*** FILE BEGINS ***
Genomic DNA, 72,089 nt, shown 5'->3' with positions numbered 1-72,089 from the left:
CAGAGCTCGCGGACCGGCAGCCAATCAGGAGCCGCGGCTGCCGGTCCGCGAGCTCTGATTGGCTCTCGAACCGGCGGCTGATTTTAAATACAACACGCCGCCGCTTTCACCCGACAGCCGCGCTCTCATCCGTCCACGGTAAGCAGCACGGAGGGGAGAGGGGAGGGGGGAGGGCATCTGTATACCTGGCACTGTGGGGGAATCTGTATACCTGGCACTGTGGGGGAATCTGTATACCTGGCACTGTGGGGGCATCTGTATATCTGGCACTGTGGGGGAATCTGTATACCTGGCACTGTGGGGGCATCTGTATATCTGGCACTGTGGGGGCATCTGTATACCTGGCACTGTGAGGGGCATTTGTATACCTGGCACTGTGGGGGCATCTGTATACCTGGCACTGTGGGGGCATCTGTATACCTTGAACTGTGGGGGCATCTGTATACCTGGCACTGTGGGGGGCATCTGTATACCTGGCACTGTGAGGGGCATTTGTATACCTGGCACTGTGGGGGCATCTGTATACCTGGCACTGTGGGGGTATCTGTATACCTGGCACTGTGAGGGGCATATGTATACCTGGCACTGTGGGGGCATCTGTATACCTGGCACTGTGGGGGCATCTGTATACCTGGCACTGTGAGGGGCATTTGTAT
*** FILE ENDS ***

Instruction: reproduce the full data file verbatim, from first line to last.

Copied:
Genomic DNA, 72,089 nt, shown 5'->3' with positions numbered 1-72,089 from the left:
CAGAGCTCGCGGACCGGCAGCCAATCAGGAGCCGCGGCTGCCGGTCCGCGAGCTCTGATTGGCTCTCGAACCGGCGGCTGATTTTAAATACAACACGCCGCCGCTTTCACCCGACAGCCGCGCTCTCATCCGTCCACGGTAAGCAGCACGGAGGGGAGAGGGGAGGGGGGAGGGCATCTGTATACCTGGCACTGTGGGGGAATCTGTATACCTGGCACTGTGGGGGAATCTGTATACCTGGCACTGTGGGGGCATCTGTATATCTGGCACTGTGGGGGAATCTGTATACCTGGCACTGTGGGGGCATCTGTATATCTGGCACTGTGGGGGCATCTGTATACCTGGCACTGTGAGGGGCATTTGTATACCTGGCACTGTGGGGGCATCTGTATACCTGGCACTGTGGGGGCATCTGTATACCTTGAACTGTGGGGGCATCTGTATACCTGGCACTGTGGGGGGCATCTGTATACCTGGCACTGTGAGGGGCATTTGTATACCTGGCACTGTGGGGGCATCTGTATACCTGGCACTGTGGGGGTATCTGTATACCTGGCACTGTGAGGGGCATATGTATACCTGGCACTGTGGGGGCATCTGTATACCTGGCACTGTGGGGGCATCTGTATACCTGGCACTGTGAGGGGCATTTGTAT